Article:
FIFA chief Sepp Blatter and Lydia Nsekera (Getty)

(WFI) Lydia Nsekera, the first woman elected to the FIFA Executive Committee, has been appointed to chair an International Olympic Committee commission.

The former head of the Burundi Football Association was this week appointed as chair of the IOC Women and Sport Commission. She replaced Anita DeFrantz, the IOC member from the USA, who had led the committee since it was formed 20 years ago.

IOC president Thomas Bach’s appointment of Nsekera was part of his reshuffle of IOC commissions for 2014, which sees an increase in female members (23 per cent) and a broader geographical representation. There are two more commissions chaired by women and 22 more positions held by women in 2014 than in 2013.

An IOC member since 2009, Nsekera was ousted as president of the Burundi Football Association last November. She lost to Reverien Ndikuriyo, 31 votes to 25.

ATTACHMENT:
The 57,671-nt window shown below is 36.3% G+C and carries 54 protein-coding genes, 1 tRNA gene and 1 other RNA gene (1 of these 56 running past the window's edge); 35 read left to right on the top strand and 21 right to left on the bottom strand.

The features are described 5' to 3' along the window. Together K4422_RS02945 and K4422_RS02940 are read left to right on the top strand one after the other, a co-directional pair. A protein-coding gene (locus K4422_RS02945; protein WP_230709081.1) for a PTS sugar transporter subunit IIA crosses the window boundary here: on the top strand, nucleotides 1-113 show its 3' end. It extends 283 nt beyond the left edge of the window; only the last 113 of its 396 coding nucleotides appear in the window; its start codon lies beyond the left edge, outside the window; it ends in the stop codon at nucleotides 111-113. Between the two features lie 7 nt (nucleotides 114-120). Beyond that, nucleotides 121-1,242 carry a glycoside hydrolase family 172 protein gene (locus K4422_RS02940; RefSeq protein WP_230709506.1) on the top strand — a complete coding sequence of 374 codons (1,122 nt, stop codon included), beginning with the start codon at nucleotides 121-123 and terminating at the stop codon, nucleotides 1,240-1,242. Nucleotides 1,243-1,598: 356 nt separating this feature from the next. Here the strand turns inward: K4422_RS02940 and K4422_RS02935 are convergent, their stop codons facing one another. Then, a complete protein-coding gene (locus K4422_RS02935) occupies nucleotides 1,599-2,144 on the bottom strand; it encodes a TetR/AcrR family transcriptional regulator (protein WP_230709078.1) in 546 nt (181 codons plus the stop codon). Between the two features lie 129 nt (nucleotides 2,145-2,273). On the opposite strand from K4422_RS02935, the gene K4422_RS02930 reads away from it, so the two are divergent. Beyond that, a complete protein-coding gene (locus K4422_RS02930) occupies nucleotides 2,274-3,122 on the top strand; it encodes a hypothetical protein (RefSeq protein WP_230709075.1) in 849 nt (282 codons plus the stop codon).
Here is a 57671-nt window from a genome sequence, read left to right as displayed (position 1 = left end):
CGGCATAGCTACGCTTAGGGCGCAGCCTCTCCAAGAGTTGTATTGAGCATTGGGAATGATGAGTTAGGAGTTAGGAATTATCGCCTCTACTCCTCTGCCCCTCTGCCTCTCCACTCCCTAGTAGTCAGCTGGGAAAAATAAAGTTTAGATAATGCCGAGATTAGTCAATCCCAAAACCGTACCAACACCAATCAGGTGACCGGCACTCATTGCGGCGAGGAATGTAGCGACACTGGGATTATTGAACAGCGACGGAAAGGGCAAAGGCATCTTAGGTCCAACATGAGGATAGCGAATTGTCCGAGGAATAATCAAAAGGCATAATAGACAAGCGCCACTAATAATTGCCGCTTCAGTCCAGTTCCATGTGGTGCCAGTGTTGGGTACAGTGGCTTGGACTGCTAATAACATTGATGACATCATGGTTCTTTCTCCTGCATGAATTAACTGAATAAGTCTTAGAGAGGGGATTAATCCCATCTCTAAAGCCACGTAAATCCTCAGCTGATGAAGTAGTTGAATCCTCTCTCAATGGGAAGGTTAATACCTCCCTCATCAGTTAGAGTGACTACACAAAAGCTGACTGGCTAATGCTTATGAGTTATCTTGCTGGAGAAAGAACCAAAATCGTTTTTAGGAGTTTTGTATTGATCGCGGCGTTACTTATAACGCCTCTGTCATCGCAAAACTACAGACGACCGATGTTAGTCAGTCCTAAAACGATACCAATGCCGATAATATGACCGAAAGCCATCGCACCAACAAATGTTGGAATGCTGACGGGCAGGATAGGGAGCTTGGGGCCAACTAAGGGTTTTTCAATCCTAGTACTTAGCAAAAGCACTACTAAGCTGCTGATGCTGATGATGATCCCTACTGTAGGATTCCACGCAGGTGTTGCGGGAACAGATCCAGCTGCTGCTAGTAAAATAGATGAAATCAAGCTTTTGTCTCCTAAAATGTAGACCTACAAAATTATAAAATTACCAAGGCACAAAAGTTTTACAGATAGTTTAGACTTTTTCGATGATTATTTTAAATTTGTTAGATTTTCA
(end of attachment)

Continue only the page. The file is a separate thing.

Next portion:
Nsekera, who had led the federation since 2004, was the only female national football federation leader until 2012 when Sierra Leone elected a woman to head its own association.

She was co-opted by FIFA as the first woman to join the ExCo at the governing body’s congress in 2012.

At the May 2013 FIFA Congress in Mauritius, she was elected by 209 member federations to serve a four-year executive committee term.

Despite defeat in November’s elections, FIFA said Nsekera would remain in that position until May 2017.

By INSIDER editor Mark Bisson

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